Security is an equal partner to safety. Flying is secure. But the level of international cooperation and information sharing by governments who have the primary responsibility for security continues to lag behind that of safety. Moreover, many states struggle to implement the baseline international security standards in Annex 17 of the Chicago Convention.
The industry strongly supports the development of the Global Aviation Security Plan through ICAO as a means of taking a major forward.
The October 2018 publication of a UN assessment of the world’s progress towards containing climate change to the Paris Agreement’s aims raised alarm bells. Aviation, along with all industries, is coming under even greater environmental scrutiny. In Europe, the pressure is particularly intense.
We must not forget that aviation was among the first industries, if not the first, to outline a plan to achieve carbon neutral growth (CNG). And we are committed to achieve it from 2020.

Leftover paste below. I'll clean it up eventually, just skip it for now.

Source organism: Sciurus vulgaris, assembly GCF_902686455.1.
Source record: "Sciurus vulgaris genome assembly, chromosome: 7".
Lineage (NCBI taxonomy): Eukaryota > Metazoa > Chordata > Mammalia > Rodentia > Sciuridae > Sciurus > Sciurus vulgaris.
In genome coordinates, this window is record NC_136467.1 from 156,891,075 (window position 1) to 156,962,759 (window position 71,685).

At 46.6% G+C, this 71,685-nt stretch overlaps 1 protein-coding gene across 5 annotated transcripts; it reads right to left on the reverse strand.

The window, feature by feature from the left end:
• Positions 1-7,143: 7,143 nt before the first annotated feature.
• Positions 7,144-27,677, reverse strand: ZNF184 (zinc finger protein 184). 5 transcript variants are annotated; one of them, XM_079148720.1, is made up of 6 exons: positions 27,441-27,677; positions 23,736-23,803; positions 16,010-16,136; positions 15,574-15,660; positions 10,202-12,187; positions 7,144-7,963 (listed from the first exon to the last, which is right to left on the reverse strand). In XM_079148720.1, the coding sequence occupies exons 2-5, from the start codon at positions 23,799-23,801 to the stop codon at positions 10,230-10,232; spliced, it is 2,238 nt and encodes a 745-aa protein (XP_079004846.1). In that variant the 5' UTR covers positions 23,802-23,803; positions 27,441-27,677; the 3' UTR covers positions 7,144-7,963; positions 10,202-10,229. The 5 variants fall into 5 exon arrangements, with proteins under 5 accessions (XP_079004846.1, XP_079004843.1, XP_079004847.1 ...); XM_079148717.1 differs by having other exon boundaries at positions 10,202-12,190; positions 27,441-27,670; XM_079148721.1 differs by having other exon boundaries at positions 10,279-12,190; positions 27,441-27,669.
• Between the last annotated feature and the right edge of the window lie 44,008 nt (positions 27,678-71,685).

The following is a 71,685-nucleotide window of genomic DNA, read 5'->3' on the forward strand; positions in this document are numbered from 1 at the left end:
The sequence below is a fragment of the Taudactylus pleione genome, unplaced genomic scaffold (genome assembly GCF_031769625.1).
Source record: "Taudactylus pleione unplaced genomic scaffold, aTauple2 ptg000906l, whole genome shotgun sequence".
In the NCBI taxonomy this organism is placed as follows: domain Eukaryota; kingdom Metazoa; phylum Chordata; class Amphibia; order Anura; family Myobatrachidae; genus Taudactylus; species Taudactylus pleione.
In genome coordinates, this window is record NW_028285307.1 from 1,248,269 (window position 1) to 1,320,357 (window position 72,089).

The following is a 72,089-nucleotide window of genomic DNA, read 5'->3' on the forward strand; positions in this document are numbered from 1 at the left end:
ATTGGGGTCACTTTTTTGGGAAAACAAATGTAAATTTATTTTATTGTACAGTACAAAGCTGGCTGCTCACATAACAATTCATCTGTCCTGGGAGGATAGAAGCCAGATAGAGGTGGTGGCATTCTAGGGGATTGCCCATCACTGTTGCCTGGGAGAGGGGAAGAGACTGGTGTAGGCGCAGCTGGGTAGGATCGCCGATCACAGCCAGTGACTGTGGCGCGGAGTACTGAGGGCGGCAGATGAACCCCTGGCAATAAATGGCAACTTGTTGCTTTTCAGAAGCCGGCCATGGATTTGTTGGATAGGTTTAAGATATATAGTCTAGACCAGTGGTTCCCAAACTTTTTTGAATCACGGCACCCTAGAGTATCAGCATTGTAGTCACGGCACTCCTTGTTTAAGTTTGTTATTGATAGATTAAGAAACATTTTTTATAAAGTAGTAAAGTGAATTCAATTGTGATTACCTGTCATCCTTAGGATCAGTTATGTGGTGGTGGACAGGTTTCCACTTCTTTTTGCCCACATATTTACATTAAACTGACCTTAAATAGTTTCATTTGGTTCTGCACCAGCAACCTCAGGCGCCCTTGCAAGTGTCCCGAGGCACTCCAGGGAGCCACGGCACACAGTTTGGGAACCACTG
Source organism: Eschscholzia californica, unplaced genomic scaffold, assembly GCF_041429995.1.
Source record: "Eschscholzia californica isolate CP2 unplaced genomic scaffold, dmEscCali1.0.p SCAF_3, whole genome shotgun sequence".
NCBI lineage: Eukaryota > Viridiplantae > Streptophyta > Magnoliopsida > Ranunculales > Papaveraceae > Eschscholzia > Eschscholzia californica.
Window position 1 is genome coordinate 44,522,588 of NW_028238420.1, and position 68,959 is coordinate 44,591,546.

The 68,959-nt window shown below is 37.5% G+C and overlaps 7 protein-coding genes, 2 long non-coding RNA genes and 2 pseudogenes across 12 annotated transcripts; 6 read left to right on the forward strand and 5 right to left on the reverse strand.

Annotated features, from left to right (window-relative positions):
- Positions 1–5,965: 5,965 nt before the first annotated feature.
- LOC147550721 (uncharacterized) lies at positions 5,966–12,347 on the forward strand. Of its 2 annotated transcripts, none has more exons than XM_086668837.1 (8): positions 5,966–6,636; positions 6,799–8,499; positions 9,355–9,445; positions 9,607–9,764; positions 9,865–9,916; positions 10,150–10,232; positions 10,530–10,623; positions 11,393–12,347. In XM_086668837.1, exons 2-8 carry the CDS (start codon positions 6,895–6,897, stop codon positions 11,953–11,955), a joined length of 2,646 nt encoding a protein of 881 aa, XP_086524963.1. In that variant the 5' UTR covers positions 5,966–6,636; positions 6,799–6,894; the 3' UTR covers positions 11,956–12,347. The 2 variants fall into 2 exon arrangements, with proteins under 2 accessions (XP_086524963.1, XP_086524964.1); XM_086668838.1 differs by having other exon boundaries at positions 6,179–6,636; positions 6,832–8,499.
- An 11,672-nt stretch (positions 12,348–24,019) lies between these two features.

Preparations for CNG took a giant step in January 2019 with airlines beginning their emissions monitoring for the Carbon Offsetting and Reduction Scheme for International Aviation (CORSIA). Agreed by the International Civil Aviation Organization (ICAO) in 2016, CORSIA was approved with the full support—indeed with the urging—of the aviation industry.
CORSIA is just one pillar of the industry’s commitment to stabilize net carbon emissions from 2020, and to cut its net carbon footprint to half the 2005 level by 2050. And science tells us that fulfilling this will be consistent with the 1.5-degree-goal of the Paris Agreement.